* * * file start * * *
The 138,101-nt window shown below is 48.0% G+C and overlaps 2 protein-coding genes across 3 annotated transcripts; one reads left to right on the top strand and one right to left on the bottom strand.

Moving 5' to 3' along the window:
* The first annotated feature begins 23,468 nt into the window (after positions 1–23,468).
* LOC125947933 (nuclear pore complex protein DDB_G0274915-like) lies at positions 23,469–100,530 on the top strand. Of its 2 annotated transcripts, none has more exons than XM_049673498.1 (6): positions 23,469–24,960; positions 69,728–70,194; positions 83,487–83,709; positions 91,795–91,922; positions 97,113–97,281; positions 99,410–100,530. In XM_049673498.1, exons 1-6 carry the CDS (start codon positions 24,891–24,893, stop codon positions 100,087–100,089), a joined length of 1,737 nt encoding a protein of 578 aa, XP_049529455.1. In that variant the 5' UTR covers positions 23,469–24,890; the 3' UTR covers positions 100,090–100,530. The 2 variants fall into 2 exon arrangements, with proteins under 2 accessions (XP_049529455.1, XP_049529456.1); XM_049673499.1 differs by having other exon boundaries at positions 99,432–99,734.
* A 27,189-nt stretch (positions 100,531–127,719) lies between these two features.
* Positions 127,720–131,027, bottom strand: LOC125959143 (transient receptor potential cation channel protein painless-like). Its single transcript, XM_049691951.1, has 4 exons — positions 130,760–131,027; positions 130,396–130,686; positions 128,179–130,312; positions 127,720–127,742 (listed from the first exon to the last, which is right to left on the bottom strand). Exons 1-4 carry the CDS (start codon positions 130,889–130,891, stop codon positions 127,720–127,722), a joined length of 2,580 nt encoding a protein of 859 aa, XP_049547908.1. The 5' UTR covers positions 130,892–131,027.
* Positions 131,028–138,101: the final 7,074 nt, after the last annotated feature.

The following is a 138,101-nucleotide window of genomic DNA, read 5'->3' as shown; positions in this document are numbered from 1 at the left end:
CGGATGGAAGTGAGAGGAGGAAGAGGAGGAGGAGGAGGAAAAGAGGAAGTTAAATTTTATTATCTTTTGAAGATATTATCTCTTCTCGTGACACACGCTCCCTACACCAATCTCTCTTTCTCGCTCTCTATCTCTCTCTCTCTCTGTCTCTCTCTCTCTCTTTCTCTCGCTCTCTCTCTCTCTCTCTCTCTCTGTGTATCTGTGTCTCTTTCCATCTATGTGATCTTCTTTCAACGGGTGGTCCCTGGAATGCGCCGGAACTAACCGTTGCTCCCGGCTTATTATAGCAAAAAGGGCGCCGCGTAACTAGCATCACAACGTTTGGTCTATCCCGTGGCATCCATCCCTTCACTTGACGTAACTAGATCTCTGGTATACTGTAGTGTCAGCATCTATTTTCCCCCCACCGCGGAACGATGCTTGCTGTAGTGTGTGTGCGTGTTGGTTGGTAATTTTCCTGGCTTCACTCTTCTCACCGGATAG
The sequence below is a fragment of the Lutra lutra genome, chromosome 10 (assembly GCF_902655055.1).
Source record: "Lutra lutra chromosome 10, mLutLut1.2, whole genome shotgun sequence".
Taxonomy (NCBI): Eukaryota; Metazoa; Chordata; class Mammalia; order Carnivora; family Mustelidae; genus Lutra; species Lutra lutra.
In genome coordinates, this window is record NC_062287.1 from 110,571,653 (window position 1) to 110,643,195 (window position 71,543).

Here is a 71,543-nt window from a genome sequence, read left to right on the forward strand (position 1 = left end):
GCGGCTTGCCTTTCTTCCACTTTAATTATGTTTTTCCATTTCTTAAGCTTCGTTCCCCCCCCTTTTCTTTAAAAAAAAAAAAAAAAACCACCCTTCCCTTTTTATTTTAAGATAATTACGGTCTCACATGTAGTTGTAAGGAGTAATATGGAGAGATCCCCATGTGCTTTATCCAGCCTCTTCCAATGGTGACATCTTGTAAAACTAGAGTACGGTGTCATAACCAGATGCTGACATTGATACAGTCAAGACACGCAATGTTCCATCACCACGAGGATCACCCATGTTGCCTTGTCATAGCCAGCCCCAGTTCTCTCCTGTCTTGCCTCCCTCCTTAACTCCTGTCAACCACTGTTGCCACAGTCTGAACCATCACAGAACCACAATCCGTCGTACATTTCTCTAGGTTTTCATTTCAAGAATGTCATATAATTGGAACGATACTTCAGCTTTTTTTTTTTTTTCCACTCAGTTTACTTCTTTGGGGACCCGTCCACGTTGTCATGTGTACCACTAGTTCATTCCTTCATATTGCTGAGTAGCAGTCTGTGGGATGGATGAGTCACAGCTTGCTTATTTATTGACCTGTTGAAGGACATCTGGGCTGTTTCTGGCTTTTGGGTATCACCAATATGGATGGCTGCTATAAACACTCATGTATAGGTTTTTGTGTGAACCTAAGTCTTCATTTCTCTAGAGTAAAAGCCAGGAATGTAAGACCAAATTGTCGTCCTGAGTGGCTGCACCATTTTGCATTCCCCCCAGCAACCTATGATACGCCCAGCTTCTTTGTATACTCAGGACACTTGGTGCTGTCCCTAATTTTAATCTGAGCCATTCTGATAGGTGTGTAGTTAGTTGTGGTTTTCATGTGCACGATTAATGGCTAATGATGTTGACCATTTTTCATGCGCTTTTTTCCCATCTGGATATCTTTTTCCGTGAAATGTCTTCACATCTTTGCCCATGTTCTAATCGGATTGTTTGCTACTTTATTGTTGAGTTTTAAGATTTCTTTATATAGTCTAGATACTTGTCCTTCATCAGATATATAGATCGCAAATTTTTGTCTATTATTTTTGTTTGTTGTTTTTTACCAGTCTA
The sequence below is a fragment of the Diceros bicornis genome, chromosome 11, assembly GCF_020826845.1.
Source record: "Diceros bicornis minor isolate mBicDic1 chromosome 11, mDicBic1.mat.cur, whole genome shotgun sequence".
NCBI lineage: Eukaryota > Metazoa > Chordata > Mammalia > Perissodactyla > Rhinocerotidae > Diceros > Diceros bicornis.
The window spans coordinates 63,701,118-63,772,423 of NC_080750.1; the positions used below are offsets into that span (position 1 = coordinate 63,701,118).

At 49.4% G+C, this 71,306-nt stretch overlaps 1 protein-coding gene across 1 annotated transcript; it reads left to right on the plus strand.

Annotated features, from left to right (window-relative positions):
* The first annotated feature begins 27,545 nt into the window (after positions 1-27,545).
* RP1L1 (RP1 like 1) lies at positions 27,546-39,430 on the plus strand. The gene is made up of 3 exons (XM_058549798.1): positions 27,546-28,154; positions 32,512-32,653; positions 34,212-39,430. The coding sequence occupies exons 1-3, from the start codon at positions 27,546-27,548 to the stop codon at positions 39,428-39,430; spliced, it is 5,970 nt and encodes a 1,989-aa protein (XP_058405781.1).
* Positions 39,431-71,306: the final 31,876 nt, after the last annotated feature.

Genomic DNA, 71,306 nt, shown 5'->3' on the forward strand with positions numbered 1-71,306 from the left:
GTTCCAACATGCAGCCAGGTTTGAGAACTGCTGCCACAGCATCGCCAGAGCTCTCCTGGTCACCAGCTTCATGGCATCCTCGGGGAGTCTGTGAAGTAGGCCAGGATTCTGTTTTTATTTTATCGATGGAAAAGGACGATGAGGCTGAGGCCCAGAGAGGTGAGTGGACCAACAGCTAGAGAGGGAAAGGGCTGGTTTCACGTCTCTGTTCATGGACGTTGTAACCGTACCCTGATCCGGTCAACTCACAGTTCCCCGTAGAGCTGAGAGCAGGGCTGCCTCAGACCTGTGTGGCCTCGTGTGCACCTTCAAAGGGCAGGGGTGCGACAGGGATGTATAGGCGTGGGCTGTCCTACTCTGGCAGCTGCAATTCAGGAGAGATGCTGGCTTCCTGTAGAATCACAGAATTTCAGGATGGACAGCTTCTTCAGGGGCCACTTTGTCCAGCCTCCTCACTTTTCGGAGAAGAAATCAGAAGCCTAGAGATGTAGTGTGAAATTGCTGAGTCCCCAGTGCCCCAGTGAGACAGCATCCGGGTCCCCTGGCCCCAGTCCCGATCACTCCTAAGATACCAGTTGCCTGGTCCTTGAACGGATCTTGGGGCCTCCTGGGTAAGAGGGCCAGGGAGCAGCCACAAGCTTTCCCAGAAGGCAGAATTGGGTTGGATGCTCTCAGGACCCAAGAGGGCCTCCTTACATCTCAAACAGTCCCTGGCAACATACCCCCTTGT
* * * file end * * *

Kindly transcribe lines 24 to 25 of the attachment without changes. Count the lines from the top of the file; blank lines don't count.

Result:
* Positions 39,431-71,306: the final 31,876 nt, after the last annotated feature.

Genomic DNA, 71,306 nt, shown 5'->3' on the forward strand with positions numbered 1-71,306 from the left: